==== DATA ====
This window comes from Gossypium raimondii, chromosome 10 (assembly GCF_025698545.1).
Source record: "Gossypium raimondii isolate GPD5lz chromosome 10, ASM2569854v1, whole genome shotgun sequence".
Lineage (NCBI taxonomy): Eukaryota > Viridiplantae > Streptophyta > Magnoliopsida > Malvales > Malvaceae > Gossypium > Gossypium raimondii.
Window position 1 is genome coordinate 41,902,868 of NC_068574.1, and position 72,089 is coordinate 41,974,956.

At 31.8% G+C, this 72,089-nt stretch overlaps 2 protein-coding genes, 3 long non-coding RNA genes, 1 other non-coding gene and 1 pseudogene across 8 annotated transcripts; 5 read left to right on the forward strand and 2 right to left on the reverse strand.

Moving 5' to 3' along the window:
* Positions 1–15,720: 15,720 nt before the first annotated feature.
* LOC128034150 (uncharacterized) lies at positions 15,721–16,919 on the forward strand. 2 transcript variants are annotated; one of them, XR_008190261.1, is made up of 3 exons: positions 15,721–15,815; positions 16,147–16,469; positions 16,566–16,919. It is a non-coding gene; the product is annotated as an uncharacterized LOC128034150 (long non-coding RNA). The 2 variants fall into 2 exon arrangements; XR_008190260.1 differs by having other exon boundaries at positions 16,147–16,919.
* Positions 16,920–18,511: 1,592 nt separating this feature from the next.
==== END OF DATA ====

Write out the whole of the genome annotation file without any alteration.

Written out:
This window comes from Gossypium raimondii, chromosome 10 (assembly GCF_025698545.1).
Source record: "Gossypium raimondii isolate GPD5lz chromosome 10, ASM2569854v1, whole genome shotgun sequence".
Lineage (NCBI taxonomy): Eukaryota > Viridiplantae > Streptophyta > Magnoliopsida > Malvales > Malvaceae > Gossypium > Gossypium raimondii.
Window position 1 is genome coordinate 41,902,868 of NC_068574.1, and position 72,089 is coordinate 41,974,956.

At 31.8% G+C, this 72,089-nt stretch overlaps 2 protein-coding genes, 3 long non-coding RNA genes, 1 other non-coding gene and 1 pseudogene across 8 annotated transcripts; 5 read left to right on the forward strand and 2 right to left on the reverse strand.

Moving 5' to 3' along the window:
* Positions 1–15,720: 15,720 nt before the first annotated feature.
* LOC128034150 (uncharacterized) lies at positions 15,721–16,919 on the forward strand. 2 transcript variants are annotated; one of them, XR_008190261.1, is made up of 3 exons: positions 15,721–15,815; positions 16,147–16,469; positions 16,566–16,919. It is a non-coding gene; the product is annotated as an uncharacterized LOC128034150 (long non-coding RNA). The 2 variants fall into 2 exon arrangements; XR_008190260.1 differs by having other exon boundaries at positions 16,147–16,919.
* Positions 16,920–18,511: 1,592 nt separating this feature from the next.